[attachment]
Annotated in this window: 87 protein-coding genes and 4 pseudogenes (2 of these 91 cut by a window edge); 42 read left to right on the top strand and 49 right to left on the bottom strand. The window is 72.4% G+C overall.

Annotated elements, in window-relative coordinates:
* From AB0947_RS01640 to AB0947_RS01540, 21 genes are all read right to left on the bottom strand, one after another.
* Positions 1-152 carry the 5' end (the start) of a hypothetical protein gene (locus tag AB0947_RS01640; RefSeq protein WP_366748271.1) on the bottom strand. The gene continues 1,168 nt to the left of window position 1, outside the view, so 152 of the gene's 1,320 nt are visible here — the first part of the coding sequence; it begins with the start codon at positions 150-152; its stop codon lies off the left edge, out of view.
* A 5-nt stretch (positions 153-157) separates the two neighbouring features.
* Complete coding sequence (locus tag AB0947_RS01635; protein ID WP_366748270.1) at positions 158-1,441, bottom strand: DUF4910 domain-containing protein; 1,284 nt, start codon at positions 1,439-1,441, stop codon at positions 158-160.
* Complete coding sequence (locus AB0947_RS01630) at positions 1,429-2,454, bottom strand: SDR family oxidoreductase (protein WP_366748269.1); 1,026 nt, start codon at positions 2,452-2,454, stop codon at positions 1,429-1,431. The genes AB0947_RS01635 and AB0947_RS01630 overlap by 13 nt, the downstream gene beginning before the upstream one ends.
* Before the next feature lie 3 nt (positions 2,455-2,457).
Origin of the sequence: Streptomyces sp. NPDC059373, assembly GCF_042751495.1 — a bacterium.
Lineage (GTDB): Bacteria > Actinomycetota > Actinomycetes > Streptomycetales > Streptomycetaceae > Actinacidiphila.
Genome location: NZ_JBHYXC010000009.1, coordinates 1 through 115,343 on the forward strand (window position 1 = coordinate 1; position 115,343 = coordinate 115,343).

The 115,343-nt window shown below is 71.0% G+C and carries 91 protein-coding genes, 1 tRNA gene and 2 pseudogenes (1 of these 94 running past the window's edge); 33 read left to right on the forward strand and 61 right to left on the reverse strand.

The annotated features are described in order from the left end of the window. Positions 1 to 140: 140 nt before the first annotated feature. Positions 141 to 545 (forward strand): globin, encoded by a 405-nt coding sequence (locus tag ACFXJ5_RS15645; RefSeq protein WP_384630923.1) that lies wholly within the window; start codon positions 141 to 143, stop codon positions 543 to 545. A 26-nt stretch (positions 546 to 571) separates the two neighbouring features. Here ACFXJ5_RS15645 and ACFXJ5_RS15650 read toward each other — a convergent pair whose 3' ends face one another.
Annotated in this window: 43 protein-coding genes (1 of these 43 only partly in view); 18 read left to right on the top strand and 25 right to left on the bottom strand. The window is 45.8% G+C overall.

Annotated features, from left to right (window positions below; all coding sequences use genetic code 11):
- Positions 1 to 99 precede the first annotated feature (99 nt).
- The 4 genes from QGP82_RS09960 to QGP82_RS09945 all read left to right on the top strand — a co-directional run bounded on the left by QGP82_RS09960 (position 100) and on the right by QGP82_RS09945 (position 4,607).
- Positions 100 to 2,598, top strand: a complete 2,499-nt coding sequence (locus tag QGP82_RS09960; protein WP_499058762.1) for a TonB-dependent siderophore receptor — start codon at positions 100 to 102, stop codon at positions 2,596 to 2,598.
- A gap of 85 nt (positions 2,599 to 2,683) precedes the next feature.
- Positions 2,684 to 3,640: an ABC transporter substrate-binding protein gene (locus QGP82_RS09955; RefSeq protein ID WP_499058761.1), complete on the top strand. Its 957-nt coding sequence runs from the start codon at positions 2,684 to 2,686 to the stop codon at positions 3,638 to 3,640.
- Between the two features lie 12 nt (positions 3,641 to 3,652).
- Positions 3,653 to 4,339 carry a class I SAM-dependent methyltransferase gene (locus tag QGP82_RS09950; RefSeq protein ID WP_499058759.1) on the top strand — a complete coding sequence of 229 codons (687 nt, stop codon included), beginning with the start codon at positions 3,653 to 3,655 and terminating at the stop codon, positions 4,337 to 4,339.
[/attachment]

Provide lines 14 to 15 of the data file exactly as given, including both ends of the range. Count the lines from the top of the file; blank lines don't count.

Annotated in this window: 43 protein-coding genes (1 of these 43 only partly in view); 18 read left to right on the top strand and 25 right to left on the bottom strand. The window is 45.8% G+C overall.

Annotated features, from left to right (window positions below; all coding sequences use genetic code 11):